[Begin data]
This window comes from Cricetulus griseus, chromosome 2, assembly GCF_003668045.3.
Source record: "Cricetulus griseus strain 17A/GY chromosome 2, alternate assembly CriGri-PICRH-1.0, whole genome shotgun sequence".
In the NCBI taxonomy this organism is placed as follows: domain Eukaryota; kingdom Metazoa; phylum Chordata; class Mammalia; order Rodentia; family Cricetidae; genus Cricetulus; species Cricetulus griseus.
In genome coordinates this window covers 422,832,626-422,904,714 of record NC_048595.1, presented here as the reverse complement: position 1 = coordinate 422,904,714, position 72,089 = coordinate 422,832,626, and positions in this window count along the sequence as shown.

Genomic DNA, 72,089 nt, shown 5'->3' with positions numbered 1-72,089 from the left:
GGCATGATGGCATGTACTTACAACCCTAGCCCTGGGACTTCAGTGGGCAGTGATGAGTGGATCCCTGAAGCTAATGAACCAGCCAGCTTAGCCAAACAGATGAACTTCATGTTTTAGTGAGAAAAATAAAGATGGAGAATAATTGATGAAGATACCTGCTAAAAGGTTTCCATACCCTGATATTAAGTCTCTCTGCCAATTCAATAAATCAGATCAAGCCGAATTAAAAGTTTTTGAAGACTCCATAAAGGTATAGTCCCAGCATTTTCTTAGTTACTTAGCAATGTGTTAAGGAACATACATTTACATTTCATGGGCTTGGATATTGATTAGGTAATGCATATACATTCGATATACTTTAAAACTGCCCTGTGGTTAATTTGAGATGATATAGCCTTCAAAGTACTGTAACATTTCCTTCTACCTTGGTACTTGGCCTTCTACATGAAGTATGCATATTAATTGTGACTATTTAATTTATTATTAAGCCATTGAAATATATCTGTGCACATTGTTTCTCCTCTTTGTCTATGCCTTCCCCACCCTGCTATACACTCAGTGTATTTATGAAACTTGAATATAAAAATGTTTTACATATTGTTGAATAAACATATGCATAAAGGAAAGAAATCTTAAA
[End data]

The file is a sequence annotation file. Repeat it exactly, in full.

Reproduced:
This window comes from Cricetulus griseus, chromosome 2, assembly GCF_003668045.3.
Source record: "Cricetulus griseus strain 17A/GY chromosome 2, alternate assembly CriGri-PICRH-1.0, whole genome shotgun sequence".
In the NCBI taxonomy this organism is placed as follows: domain Eukaryota; kingdom Metazoa; phylum Chordata; class Mammalia; order Rodentia; family Cricetidae; genus Cricetulus; species Cricetulus griseus.
In genome coordinates this window covers 422,832,626-422,904,714 of record NC_048595.1, presented here as the reverse complement: position 1 = coordinate 422,904,714, position 72,089 = coordinate 422,832,626, and positions in this window count along the sequence as shown.

Genomic DNA, 72,089 nt, shown 5'->3' with positions numbered 1-72,089 from the left:
GGCATGATGGCATGTACTTACAACCCTAGCCCTGGGACTTCAGTGGGCAGTGATGAGTGGATCCCTGAAGCTAATGAACCAGCCAGCTTAGCCAAACAGATGAACTTCATGTTTTAGTGAGAAAAATAAAGATGGAGAATAATTGATGAAGATACCTGCTAAAAGGTTTCCATACCCTGATATTAAGTCTCTCTGCCAATTCAATAAATCAGATCAAGCCGAATTAAAAGTTTTTGAAGACTCCATAAAGGTATAGTCCCAGCATTTTCTTAGTTACTTAGCAATGTGTTAAGGAACATACATTTACATTTCATGGGCTTGGATATTGATTAGGTAATGCATATACATTCGATATACTTTAAAACTGCCCTGTGGTTAATTTGAGATGATATAGCCTTCAAAGTACTGTAACATTTCCTTCTACCTTGGTACTTGGCCTTCTACATGAAGTATGCATATTAATTGTGACTATTTAATTTATTATTAAGCCATTGAAATATATCTGTGCACATTGTTTCTCCTCTTTGTCTATGCCTTCCCCACCCTGCTATACACTCAGTGTATTTATGAAACTTGAATATAAAAATGTTTTACATATTGTTGAATAAACATATGCATAAAGGAAAGAAATCTTAAA